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A History of the Vikings (1968)

by Gwyn Jones

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1,5341511,854 (3.71)14
The history of the Viking peoples and kingdoms, from their half-glimpsed origins and legendary prehistory to the triumphs of Canute, is as exciting a story as has ever been told. Professor Jones's classic work incorporates all the latest research.

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Showing 1-5 of 14 (next | show all)
Excellent scholarly writing on the Vikings but so short of photos. ( )
  ShelleyAlberta | Jun 4, 2016 |
Not much to look at but a basic history. ( )
  ShelleyAlberta | Jun 4, 2016 |
It took me a little while to nibble my way through this fairly hefty history of the Viking Age (850 AD - 1066 AD). Jones wrote this history originally in 1964 but updated it in the 1980's. It is considered authoritative amongst the various scholarship out there, but it is a general history and covers a lot of territory. It's broken up in nice chunks ranging from culture, religion, trade, the various movements east, west, and south. Jones' main gist is that there is a lot of undue emphasis put on Vikings raping and pillaging all over the place. It's not that they didn't do that, but it's just that they were also doing a lot of other stuff like trading, making art, exploring, farming, and hiring themselves out as mercenaries all over the place. The stereotypical ravaging viking is so engrained in historical memory mainly because that was the only thing written down about Vikings during their time. This is because when the Norse went "viking" they liked to hit easy targets like nice plump monasteries on the coast of Britain and Ireland. No defenses, lots of valuables, weakling monks, why not raid them. Unfortunately the theological nerds had their revenge because they were the only ones really writing anything down for posterity, at least when it came to the Vikings. Most of these accounts are exaggerated too so the Vikings kinda got an inflated rep from the get go.
There is a really good chapter on Iceland, Greenland, and North America. Quite fascinating, especially after watching Valhalla Rising. Iceland really panned out as a Scandinavian colony and got really good at producing poets and sagas. This is mainly because most of the slaves and concubines that they took there were Irish Celts, who brought with them a certain set of skills and habits. It's Iceland, so I guess there isn't a lot to do but write epic war poetry and watch the volcanoes blow.
I didn't know about Normandy being basically a Viking colony turned French. Nor did I know it was basically a right of passage for the more violently inclined Norse to mosey on down to Byzantium to serve the Emperor there as a man-at-arms for a few years to get your fighting notches marked on your belt. They really did range far afield: present day Canada to Baghdad, and before the year 1000! In other words, they were pretty bad ass. Their decline seems to me to be caused by the evolution from nations to kingdoms, as well as the conversion to Christianity. I sort of wish that the Norse communities had kept their Norse pantheon and remained a "heathen" people, but alas, it was not to be. However, if you look at those countries today, they are some of the most atheistic, productive, countries in the world with the highest quality of life marks to boot.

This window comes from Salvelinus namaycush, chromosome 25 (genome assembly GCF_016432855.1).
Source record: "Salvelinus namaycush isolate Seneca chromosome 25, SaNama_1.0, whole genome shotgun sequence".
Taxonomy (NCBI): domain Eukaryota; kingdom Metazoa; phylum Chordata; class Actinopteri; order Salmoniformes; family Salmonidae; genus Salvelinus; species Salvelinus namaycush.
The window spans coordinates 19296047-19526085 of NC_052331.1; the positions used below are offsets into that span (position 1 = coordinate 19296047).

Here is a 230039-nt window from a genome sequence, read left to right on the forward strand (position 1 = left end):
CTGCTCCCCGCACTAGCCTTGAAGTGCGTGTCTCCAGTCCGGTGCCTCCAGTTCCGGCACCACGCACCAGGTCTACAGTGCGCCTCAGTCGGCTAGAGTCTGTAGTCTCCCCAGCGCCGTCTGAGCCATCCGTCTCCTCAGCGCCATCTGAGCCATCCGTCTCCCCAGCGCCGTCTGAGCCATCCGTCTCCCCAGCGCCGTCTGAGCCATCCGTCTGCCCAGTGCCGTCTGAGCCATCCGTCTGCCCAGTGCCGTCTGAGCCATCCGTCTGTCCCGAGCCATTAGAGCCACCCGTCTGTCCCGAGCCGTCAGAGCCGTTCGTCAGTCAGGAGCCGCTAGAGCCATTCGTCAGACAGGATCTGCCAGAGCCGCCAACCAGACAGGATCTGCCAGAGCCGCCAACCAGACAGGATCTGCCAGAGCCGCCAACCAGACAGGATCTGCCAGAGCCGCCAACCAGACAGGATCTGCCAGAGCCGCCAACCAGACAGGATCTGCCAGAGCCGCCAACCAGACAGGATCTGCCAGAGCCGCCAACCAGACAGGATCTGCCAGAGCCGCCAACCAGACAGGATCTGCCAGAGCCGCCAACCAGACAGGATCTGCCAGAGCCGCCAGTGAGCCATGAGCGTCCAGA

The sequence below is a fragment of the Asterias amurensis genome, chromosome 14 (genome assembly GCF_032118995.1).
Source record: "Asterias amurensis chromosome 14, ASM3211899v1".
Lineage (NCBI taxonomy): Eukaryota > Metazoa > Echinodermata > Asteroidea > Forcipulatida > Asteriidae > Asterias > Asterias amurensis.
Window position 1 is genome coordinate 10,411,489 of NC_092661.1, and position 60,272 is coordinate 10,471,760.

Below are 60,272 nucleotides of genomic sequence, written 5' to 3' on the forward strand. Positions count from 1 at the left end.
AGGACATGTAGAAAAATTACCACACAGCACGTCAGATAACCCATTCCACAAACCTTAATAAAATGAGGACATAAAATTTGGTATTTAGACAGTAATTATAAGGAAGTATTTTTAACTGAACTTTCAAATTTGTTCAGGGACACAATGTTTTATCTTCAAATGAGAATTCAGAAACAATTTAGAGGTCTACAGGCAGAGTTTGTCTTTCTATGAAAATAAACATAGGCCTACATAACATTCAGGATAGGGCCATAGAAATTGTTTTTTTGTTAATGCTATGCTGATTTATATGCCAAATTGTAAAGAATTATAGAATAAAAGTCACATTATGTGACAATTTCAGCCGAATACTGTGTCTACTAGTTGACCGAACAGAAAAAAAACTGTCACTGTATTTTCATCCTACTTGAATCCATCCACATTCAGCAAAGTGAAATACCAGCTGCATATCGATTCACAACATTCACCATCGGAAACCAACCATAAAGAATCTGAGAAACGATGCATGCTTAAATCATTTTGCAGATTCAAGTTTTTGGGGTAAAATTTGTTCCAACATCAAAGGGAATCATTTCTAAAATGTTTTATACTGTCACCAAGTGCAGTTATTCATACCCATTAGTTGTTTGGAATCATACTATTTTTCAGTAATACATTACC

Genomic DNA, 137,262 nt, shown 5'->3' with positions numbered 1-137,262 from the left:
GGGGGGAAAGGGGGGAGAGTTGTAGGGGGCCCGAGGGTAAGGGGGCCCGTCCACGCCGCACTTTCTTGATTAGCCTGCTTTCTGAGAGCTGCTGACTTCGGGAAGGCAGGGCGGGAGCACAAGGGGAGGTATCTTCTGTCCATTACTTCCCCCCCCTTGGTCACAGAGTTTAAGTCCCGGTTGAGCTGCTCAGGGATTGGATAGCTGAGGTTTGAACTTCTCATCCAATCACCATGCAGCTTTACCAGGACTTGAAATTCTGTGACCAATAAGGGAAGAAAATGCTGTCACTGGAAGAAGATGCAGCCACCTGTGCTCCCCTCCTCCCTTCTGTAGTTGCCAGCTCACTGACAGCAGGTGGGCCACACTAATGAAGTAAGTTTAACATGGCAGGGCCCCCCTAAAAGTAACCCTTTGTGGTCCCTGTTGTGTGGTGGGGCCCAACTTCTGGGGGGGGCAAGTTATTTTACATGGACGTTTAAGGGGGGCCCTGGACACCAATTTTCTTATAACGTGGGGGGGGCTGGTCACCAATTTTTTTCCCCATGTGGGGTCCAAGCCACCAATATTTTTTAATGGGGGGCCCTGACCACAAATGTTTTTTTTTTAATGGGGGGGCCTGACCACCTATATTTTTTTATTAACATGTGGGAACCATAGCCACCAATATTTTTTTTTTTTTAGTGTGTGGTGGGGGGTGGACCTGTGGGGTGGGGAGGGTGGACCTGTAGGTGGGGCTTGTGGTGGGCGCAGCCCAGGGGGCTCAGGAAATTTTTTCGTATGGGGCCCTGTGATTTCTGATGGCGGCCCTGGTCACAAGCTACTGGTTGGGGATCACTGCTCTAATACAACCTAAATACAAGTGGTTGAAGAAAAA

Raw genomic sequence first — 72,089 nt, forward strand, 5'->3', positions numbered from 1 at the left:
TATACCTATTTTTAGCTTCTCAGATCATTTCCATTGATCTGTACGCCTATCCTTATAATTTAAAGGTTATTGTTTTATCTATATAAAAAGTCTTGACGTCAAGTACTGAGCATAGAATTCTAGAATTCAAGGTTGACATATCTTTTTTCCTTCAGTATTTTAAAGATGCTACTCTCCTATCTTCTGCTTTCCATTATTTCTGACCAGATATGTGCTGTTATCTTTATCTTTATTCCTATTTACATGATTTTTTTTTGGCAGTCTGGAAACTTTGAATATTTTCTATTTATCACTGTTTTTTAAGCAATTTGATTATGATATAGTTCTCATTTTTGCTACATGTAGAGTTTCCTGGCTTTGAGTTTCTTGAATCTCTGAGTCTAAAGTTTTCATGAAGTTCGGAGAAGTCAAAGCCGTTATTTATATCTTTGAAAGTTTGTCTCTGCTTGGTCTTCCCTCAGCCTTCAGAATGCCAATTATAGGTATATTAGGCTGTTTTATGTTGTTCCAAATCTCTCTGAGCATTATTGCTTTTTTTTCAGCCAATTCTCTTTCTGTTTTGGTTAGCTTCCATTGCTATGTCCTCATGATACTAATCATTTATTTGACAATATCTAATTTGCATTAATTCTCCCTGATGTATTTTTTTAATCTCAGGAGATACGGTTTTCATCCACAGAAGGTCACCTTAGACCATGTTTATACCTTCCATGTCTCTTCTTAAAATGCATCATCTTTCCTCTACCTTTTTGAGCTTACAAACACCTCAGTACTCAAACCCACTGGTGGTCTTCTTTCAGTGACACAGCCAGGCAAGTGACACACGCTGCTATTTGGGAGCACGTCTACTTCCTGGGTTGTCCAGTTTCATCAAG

In closing, if you want to read the sagas, or you already have and you need a nice dose of historical skepticism, this is a good book to start with. Also, it has an excellent bibliography pointing the interested reader in the right direction for more specific topics. ( )
  BenjaminHahn | Sep 21, 2014 |
This is a very good overview of the Viking Age. I have used it as a textbook for a couple of college courses. My one critique is that Jones chose to break up the chronology a bit too much, in order to delve into topics, but that's mostly a pet peeve of mine. All in all, a very good book on the subject. ( )
1 vote Steve.Bivans | Jul 20, 2014 |
This is an incredibly dense and informative history of the entire Viking era. Jones works his way from pre 700 AD to 1066. He breaks this up into four sections based on time periods and explores the society, culture, legal systems, famous leaders, and religions. He also describes their explorations and expansions into other countries. To me, some of the most interesting sections were about the pre-Christian religious beliefs and descriptions of everyday life. I was also pretty interested in the ship building and thought there could have been a bit more about that.

Although the subject matter and detail is fascinating, this book is not an easy read. It was published in the 1960s and the language feels old-fashioned and stuffy. It was really hard to get into the flow of it and had lots of words that are rarely used today. I'm also so used to reading current nonfiction that is or tends toward narrative nonfiction that it took me a while to get used to the style.

While the information in this book is fantastic, you have to be determined to get through the dense language. I definitely got so bored at times that I missed the gist of certain sections.

Original publication date: 1968
Author's Nationality: Welsh
Original Language: English
Length: 504 pages
Other books read by this author: none
Rating: 3.5 stars ( )
1 vote japaul22 | Aug 25, 2012 |
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The history of the Viking peoples and kingdoms, from their half-glimpsed origins and legendary prehistory to the triumphs of Canute, is as exciting a story as has ever been told. Professor Jones's classic work incorporates all the latest research.

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